Data Breach Notifications: Victims Face Four Times Higher Risk of Fraud

Data Breach Notifications
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If a consumer gets a data breach notification letter, they are four times more likely to suffer identity fraud within the next year. Data breach notifications were intended to help consumers take protective action when their private data is exposed. But there seems to be a disconnect between data breach notifications and consumer understanding of possible outcomes of data breaches. New data shows that consumers who have received data breach notifications within the past year are at a much greater risk for fraud than the typical consumer. Yet, these same consumers rarely attribute the fraud to their data breach exposure. This report also contains an update of data breaches for 2009, implications of changes to the legislative landscape, and the technical means by which data breaches occur. Finally, a timeline of several of the recent, most egregious data breaches in U.S. history (including who, how, where and when) is included.

Primary Questions

  • Is there a link between data breach notification letters and identity fraud?
  • Are data breach notification letters working?
  • In the face of escalating data breaches, what should financial institutions and other companies do to protect brands and customer loyalty?
  • How do victims respond to breach notification, and how does this impact their relationship with their financial institution?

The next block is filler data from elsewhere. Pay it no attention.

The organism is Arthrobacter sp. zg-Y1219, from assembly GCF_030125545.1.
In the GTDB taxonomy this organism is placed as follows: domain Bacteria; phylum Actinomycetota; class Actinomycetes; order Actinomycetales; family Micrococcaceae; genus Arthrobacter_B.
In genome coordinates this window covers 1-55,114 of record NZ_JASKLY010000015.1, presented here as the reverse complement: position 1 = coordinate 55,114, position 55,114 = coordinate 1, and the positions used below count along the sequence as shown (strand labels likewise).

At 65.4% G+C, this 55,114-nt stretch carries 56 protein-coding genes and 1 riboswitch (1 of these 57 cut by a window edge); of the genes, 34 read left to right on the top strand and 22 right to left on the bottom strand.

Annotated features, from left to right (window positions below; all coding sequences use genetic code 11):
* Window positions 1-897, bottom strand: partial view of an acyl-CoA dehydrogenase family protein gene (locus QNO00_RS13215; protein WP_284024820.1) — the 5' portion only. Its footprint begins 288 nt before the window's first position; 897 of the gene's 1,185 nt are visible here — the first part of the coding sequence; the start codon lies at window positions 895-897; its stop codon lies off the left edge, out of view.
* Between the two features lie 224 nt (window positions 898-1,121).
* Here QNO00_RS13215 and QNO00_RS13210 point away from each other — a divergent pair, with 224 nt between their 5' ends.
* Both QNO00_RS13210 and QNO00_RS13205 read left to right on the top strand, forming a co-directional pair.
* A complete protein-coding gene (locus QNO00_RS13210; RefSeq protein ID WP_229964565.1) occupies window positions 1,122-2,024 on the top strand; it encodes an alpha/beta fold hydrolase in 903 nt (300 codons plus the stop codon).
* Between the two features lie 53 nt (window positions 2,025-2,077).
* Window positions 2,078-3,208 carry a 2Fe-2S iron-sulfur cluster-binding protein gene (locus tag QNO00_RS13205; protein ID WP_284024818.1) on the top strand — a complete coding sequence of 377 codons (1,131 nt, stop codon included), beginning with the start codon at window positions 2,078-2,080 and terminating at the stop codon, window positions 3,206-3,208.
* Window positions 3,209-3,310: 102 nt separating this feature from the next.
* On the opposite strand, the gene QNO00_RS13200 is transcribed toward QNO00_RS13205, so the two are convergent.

• Are paper or electronic records most vulnerable?
  • How are criminals obtaining data records?


This report is mainly based on consumer data collected from Javelin’s annual Identity Fraud Survey. The survey is conducted each year using computer-assisted telephone interviewing (CATI) via random-digit dialing from 4,784 respondents in October 2008, 5,075 respondents in October 2007, and 5,000 respondents in October 2006. The surveys targeted respondents based on representative proportions of gender, age and income compared to the overall U.S. online population.

For questions answered by all 4,784 respondents, the maximum margin of sampling error is +/- 1.4% at the 95% confidence level.

For questions answered by all 487 identity fraud victims, the maximum margin of sampling error is +/- 4.4% at the 95% confidence level.

For questions answered by a proportion of all identity fraud victims, the maximum margin of sampling error varies and is greater than +/- 4.4% at the 95% confidence level.

Some data also came from, an open community research project that documents known and reported data loss incidents worldwide. This information was accessed at on Sept. 30, 2009 and was used to help compile figure 7.

Some data also came from the Identity Theft Resource Center, a non-profit organization that compiles information about public data breaches to help understand and prevent identity theft. This information was accessed at on Sept. 30, 2009 and was used to help compile figures 8-12.

Preview of Data Breach Notifications by , Robert Vamosi, Risk & Fraud Research Analyst

Companies Mentioned

7-Eleven Hannaford Payment Systems
America Online Heartland Payment Systems
Barnes and Noble J.C. Penny
BJ's Wholesale Club Lowe's Hardware
BNY Mellon OfficeMax
Boston Market RBS World Pay
CardSystems Target
Dai Nippon Printing TJX
Dave & Busters T-Mobile
DSW Shoes Verizon
Forever 21 Visa
GS Caltex Wal-Mart

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